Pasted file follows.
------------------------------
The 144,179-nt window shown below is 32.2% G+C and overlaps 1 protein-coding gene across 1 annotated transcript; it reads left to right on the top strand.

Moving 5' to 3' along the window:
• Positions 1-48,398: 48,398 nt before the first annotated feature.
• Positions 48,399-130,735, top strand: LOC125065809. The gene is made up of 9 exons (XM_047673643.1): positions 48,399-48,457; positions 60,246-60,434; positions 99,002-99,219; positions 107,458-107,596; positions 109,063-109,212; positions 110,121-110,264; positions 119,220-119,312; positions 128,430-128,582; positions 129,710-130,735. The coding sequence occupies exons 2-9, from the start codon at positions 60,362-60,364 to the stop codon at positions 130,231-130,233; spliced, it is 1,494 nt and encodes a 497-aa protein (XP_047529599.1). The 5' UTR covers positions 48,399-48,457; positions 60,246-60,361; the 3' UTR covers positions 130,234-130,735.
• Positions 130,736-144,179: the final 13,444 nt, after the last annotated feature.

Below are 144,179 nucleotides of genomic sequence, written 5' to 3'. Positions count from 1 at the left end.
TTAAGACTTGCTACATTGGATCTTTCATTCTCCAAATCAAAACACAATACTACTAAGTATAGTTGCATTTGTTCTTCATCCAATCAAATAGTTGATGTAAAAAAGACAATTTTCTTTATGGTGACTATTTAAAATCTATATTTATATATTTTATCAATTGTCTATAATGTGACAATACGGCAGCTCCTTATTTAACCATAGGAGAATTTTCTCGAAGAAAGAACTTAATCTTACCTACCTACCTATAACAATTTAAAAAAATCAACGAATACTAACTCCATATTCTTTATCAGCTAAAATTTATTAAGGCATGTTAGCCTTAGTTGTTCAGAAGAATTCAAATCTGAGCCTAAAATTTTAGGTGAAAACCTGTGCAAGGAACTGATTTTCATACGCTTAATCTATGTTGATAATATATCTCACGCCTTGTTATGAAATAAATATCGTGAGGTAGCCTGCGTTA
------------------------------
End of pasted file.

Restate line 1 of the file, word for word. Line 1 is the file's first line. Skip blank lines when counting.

The 144,179-nt window shown below is 32.2% G+C and overlaps 1 protein-coding gene across 1 annotated transcript; it reads left to right on the top strand.